values. In this system, the perturbed observational values are
usually constructed by a control observation in addition to random
noise sampled from the assumed observational error distribution.
There are derivatives of EnKF that are conducted with deterministic
observational ensembles. These filters are known as the EnSKF
[Whitaker and Hamill, 2002], Ensemble Transform Kalman Filter
(EnTKF) [Bishop et al., 2001] and the Ensemble Adjustment Kalman
Filter (EnAKF) [Anderson, 2001]. Actually, these filters are a
family of the deterministic square root filters [Tippett et al.,
2003]. A brief description of one type of EnSKF is given below.
Assuming that the forecast and observational error covariance is
Gaussian distributed, the ensemble Kalman Filter provides optimal
analysis values which satisfy the classical Kalman Filter covariance
form as
${\bf P_e^a}=({\bf I}-{\bf K_rH}){\bf P_e^f}$ (4.1)
and the Kalman gain is
${\bf K}_e={\bf P}_e^f{\bf H}^T[{\bf HP}_e^f{\bf H}^T+{\bf
R}_e]^{-1}.$ (4.2)
Eq. (4.1) can be rewritten into
${\bf P_e^a}={\bf X_aX_a^T}$ (4.3)
where
${\bf X_a}={\bf X_f\hat{T}}$ (4.4)
and ${\bf \hat{T}}$ is the square root matrix defined as
${\bf \hat{T}}=\{ {\bf I}-{\bf X_fH^T}[{\bf HX_fX_f^TH}^T+{\bf
R}]^{-1}{\bf HX_f}\}$ (4.5)
where ${\bf I}$ is $N_e \times N_e$ unit matrix. In this case, an
ensemble of the analysis deviation ${\bf X}_a$ can be estimated
deterministically from an ensemble of the forecast deviation, and
also the analysis ensemble has a desired error covariance.
Assuming that the observation errors are uncorrelated, the
observations can be assimilated serially. In this case, ${\bf
HX_fX_f^TH^T}+{\bf R}$ in (4.5) is simplified to be a scalar in the
case of a single observation. Then the square root matrix can be
easily calculated as
${\bf \hat{T}}=[1-\beta {\bf X_f^TH^THX_f}][1-\beta {\bf
X_f^TH^THX_f}]^T $ (4.6)
where $\beta = [a + \sqrt{Ra}]^{-1}$. EnSKF does not require a
perturbed observation set, so that the ensemble mean of analysis
values ${\bf \overline{x}^a}$ can be updated directly by the mean of
forecast ensemble produced from a traditional Kalman Filter equation
as
${\bf \overline{x}}^a(i)={\bf \overline{x}}^f(i)+{\bf
X_fX_f^TH^T}[{\bf HX_fX_f^TH^T+R}]^{-1}({\bf y}-{\bf H
\overline{x}^f})$ (4.7)
and each analysis member ${\bf x}_k^a$ can be calculated by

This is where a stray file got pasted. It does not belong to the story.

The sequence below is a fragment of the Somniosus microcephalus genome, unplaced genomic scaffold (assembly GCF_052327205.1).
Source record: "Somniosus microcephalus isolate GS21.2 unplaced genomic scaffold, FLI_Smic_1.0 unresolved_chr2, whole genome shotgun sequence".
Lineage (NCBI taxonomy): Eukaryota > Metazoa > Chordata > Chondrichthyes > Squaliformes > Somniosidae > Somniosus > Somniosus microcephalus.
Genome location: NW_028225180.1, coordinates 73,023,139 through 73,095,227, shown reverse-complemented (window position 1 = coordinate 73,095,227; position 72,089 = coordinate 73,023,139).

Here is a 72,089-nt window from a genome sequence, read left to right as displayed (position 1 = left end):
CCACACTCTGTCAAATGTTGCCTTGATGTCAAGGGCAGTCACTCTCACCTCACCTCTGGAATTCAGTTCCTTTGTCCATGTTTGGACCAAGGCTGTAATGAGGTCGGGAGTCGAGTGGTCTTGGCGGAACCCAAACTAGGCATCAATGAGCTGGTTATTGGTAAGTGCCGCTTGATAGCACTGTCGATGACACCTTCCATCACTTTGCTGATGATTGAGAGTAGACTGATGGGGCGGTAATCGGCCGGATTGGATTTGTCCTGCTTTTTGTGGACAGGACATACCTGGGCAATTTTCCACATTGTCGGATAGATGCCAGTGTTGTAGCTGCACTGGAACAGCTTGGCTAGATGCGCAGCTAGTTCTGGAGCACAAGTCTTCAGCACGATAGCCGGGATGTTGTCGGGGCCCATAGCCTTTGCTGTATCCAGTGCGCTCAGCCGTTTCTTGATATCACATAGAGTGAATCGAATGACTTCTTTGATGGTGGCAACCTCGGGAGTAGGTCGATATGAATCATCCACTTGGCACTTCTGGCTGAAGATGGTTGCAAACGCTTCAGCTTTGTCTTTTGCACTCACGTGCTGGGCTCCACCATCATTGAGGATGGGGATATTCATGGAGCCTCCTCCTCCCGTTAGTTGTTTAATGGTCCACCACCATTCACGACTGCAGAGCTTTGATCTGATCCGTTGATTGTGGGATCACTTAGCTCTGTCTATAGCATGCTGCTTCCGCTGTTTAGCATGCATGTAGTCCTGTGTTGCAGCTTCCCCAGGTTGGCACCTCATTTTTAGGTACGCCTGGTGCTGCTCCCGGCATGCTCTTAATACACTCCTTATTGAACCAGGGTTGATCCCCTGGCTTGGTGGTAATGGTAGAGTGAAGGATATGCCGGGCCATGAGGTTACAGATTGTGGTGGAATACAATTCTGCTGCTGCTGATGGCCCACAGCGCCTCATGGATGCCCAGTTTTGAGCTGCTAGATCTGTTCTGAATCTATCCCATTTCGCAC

${\bf \overline{x}_k^a}(i)={\bf \overline{x}}^a(i)+{\bf
X}_k^a\sqrt{N_e-1}$ $k=1,2,...N_e$ (4.8)
5. Ensemble Transform Kalman Filter (EnTKF)
The EnTKF is very similar to EnSKF with a linear transformation of
the forecast perturbation into the analysis perturbation by ${\bf
\hat{T}}$
${\bf X_a}={\bf X_f\hat{T}}$ (5.1)
Bishop et al. [2001] proposed the form of the transformation matrix
$T$ as:
${\bf \hat{T}}=C({\bf \tilde{A}}+{\bf I})^{-1/2}$ (5.2)
where columns of the matrix $C$ contain the eigenvectors of ${\bf
X_f^TH^TR^{-1}HX}_f$ and ${\bf \tilde{A}}$ is the nonzero diagonal
matrix that satisfies a relationship with $C$ as
${\bf X_f^TH^TR^{-1}HX}_f={\bf C\tilde{A}C^T}$ (5.3)
In this case,
${\bf x}^a(i)={\bf \overline{x}}^f(i)+{\bf X_fC\tilde{A}}^{1/2}({\bf
\tilde{A}}+{\bf I})^{-1}{\bf E}^T\{{\bf R}^{-1/2}{\bf y}-{\bf H
\overline{x}^f})$ (5.4)
where
${\bf E}={\bf HX_fC \tilde{A}}^{-1/2}$ (5.5)
In FVCOM, EnTKF is used for adaptive observation optimization in
which ${\bf X}_a$ is used to evaluate the analysis ensemble error
covariance under different observational strategies. This approach
allows us to use the model to determine the optimal observational
network for a selected region.
References
Anderson, B. and J. B. Moore (1979), Optimal Filtering,
Prentice-Hall, 357pp.
Anderson, J. L. (2001), An ensemble adjustment Kalman filter for
data assimilation. Mon Weather Rev 129: 2884–2903.
Bishop, C. H., B. J. Etherton and S. J. Majumdar (2001), Adaptive
sampling with the Ensemble Transform Kalman Filter. Part I:
theoretical aspects, Mon.Wea,Rev., 129, 420-436.
Buehner, M. and P. Malanotte-Rizzoli (2003), Reduced-rank Kalman
filters applied to an idealized model of the wind-driven ocean
circulation, J. Geophys. Res., 108, 3192, doi:10.1029/2001JC000873
Evensen, G. (1994), Sequential data assimilation with a nonlinear
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Houtekamer, P. and H. L. Mitchell (1998), Data assimilation using an
ensemble Kalman filter technique. Mon. Wea. Rev., 126, 796-811.
Tippett, M. K., J. L. Anderson, C. H. Bishop, T. M. Hamill and J. S.
Whitaker (2003). Ensemble square root filters. Mon. Wea. Rev., 131,
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Wang, X., and C. H. Bishop (2003), A comparison of breeding and
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Figure Caption
Figure S1: Schematic of the implementation of RRKF into FVCOM.
Figure S2: Schematic of the implementation of EnKF (EnSKF/EnTKF)
into FVCOM.
\end{article}
\end{document}